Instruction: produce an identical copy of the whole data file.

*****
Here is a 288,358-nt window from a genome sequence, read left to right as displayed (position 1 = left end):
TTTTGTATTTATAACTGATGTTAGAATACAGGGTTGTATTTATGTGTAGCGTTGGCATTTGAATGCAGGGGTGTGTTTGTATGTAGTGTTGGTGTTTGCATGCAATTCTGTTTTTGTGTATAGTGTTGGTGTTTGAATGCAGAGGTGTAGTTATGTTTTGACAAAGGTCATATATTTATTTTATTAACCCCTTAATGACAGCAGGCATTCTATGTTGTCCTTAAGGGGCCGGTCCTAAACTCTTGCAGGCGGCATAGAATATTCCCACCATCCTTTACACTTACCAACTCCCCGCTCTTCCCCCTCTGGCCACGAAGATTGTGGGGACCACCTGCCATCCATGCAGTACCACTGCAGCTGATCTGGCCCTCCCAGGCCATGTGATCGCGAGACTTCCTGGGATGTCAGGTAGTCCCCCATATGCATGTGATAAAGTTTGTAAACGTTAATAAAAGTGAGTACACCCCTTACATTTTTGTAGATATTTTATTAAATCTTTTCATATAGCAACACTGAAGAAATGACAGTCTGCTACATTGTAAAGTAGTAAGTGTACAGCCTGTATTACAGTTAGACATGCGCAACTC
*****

Here is a 288,358-nt window from a genome sequence, read left to right as displayed (position 1 = left end):
TTTTGTATTTATAACTGATGTTAGAATACAGGGTTGTATTTATGTGTAGCGTTGGCATTTGAATGCAGGGGTGTGTTTGTATGTAGTGTTGGTGTTTGCATGCAATTCTGTTTTTGTGTATAGTGTTGGTGTTTGAATGCAGAGGTGTAGTTATGTTTTGACAAAGGTCATATATTTATTTTATTAACCCCTTAATGACAGCAGGCATTCTATGTTGTCCTTAAGGGGCCGGTCCTAAACTCTTGCAGGCGGCATAGAATATTCCCACCATCCTTTACACTTACCAACTCCCCGCTCTTCCCCCTCTGGCCACGAAGATTGTGGGGACCACCTGCCATCCATGCAGTACCACTGCAGCTGATCTGGCCCTCCCAGGCCATGTGATCGCGAGACTTCCTGGGATGTCAGGTAGTCCCCCATATGCATGTGATAAAGTTTGTAAACGTTAATAAAAGTGAGTACACCCCTTACATTTTTGTAGATATTTTATTAAATCTTTTCATATAGCAACACTGAAGAAATGACAGTCTGCTACATTGTAAAGTAGTAAGTGTACAGCCTGTATTACAGTTAGACATGCGCAACTC